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The ARKive Overseas Territories website will host a collection of wildlife images from species and habitats found within our Overseas Territories.
Environment Minister Richard Benyon will tonight launch a new section of the ARKive website featuring images of some of the unique plants and animals that live in UK Overseas Territories habitats that most people have no idea the UK has responsibility for protecting.
The ARKive Overseas Territories website, run by Wildscreen, will help raise awareness of wildlife in the 14 UK Overseas Territories and will be launched at the Big Nature Party event at London’s Natural History Museum. The website will host a unique collection of wildlife images from species and habitats found within our Overseas Territories.
Launching the ARKive picture gallery Environment Minister Richard Benyon said:
“Many plants and animals that live in our Overseas Territories are found nowhere else in the world. The Montserrat mountain chicken, which is actually a frog, is only found in Montserrat and if it becomes extinct here it will be lost forever.
“This important project is an innovative way to increase knowledge and understanding of the importance of the unique wildlife in our Overseas Territories. Film and photos of wildlife are vital tools in educating everyone about the battle to save the world’s most endangered species from the brink of extinction. It is crucial we do all we can to preserve species if we are to achieve the new targets that will be set in Nagoya later this month.”
Harriet Nimmo, Wildscreen Chief Executive said:
”These new species profiles will join ARKive’s rapidly growing collection of more than 9,500 species and 60,000 films and photographs. Utilising the world’s very best wildlife films and photographs, we hope to help increase knowledge and understanding of the Territories’ threatened and endemic biodiversity, and highlight its value in terms of the ecosystem services it provides.”
The Wildscreen project has received Government funding and the photographs and videos it collects will help to keep track of wildlife and increase global conservation efforts. The collection will eventually consist of over 200 audio visual profiles that will be available online and on a free DVD for use by people all over the world.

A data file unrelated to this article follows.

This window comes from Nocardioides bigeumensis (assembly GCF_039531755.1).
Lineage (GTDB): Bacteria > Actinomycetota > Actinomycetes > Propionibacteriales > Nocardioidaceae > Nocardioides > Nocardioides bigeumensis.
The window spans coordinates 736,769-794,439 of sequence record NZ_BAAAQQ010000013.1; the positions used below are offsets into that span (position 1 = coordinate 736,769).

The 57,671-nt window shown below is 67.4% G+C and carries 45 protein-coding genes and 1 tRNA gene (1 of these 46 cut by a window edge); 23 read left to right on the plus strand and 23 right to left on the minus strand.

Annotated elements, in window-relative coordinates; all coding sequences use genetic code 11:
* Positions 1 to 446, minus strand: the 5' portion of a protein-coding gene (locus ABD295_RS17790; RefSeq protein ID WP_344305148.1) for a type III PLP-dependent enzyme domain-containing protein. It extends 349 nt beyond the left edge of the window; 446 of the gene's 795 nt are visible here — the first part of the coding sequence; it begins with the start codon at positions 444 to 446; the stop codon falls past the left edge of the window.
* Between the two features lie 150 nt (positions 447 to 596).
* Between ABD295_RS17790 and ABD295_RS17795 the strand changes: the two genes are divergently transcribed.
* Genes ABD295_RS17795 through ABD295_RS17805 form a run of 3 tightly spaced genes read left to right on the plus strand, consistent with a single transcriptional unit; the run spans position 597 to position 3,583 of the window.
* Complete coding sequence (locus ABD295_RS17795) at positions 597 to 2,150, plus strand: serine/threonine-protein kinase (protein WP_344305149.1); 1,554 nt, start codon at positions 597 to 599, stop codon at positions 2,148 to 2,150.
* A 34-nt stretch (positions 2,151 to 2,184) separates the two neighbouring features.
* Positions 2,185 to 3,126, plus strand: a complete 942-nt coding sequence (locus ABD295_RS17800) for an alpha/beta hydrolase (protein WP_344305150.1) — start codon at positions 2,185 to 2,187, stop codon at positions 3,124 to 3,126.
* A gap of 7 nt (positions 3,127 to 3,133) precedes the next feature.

The Big Nature Debate is part of the world-wide celebrations of 2010 and is supported by the International Year of Biodiversity 2010 UK Partnership, The Zoological Society of London and the Royal Botanic Gardens, Kew. The partnership has come together to celebrate biological diversity during 2010. From charities to farmers, councils to wildlife rangers, schools and colleges to zoos, museums and botanic gardens, the UK has one of the strongest programmes in the world to celebrate IYB.
The NHM has coordinated a UK partnership with Defra funding, of more than 450 organisations from a range of sectors who are committed to raising public awareness of the importance of biodiversity (www.biodiversityislife.net). The partnership has been supported by DCMS, BIS and DfE.
The Wildscreen project is jointly backed by Defra, DFID and the Foreign Office and can be found at www.arkive.org/. The Wildscreen/Arkive UK Overseas Territories stand will be situated in Dinosaur Way at the Natural History Museum.
Defra have provided £30,000 funding towards the project.
Wildscreen is a Bristol-based charity working globally to promote an appreciation of biodiversity and nature through the power of wildlife imagery www.wildscreen.org.uk